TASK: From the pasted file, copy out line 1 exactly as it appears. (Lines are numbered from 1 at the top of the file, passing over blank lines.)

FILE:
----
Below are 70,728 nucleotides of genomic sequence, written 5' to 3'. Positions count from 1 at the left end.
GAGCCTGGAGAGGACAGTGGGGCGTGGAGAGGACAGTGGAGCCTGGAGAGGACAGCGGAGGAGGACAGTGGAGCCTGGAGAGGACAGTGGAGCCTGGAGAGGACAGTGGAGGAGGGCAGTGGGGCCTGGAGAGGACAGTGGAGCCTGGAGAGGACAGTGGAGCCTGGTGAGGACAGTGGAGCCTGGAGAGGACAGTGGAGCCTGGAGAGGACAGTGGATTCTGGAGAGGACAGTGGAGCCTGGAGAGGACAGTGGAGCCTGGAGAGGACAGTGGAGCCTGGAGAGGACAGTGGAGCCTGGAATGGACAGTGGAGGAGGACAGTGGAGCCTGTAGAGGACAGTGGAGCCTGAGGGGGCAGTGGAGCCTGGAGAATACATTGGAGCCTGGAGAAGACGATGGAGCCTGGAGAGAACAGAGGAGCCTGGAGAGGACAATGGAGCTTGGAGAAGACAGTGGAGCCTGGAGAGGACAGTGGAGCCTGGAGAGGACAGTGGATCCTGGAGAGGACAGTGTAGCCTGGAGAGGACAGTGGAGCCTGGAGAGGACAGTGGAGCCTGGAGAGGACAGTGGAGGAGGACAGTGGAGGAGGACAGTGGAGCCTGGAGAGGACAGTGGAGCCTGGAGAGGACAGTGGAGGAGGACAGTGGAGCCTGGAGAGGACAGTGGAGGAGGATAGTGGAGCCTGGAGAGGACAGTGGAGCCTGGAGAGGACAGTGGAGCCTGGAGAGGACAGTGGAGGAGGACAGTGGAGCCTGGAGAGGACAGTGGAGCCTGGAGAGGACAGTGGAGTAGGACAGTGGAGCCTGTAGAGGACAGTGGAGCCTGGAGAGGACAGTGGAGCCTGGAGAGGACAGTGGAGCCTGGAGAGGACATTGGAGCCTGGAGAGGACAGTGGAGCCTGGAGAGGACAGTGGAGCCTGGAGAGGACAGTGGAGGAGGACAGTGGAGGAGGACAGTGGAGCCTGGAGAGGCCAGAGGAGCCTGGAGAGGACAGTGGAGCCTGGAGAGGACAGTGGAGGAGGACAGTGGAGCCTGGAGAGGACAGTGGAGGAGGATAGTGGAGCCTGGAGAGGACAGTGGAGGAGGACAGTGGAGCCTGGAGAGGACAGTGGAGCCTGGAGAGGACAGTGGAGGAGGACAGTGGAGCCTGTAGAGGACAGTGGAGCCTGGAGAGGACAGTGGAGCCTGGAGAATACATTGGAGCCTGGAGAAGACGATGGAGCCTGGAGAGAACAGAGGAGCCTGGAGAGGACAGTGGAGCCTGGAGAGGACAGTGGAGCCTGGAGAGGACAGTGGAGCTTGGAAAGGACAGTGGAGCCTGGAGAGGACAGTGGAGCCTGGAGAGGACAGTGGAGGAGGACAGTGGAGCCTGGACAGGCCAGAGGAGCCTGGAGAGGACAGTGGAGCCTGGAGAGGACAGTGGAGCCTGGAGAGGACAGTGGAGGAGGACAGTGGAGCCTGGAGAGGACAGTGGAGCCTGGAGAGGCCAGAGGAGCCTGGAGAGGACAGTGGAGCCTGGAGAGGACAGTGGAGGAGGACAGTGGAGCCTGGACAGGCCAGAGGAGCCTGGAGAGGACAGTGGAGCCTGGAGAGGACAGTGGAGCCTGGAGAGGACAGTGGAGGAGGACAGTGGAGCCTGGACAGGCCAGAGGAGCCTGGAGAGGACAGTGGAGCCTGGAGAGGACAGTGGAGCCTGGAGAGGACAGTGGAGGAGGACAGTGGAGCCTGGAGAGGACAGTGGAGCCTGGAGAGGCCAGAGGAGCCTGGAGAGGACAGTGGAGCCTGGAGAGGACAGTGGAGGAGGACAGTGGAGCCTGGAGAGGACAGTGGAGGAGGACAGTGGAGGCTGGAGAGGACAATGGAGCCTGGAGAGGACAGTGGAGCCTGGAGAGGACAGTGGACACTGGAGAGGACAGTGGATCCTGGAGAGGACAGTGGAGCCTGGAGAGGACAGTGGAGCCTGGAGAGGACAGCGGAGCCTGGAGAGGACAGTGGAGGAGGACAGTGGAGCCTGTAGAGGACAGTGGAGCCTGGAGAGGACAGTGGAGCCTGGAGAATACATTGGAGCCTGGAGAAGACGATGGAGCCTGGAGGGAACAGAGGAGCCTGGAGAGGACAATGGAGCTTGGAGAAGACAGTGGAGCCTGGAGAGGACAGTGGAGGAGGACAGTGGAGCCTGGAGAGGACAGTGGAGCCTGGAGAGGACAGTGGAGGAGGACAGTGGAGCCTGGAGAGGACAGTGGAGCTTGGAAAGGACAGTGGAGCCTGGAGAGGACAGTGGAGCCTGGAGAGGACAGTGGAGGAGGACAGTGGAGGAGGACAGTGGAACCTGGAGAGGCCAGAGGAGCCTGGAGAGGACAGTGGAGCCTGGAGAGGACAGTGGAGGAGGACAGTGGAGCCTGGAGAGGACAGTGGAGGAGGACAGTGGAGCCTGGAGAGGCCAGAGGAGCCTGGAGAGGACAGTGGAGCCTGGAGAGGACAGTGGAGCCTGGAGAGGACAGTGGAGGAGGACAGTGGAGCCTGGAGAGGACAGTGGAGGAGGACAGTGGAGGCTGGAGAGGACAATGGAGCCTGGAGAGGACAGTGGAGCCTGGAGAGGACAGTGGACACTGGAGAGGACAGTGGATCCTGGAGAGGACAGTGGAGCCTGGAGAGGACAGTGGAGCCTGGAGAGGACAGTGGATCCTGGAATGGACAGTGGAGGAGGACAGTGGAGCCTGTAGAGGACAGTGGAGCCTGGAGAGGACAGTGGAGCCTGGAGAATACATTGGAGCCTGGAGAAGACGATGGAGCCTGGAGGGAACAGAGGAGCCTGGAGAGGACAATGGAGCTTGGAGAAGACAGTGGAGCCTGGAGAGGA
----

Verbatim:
Below are 70,728 nucleotides of genomic sequence, written 5' to 3'. Positions count from 1 at the left end.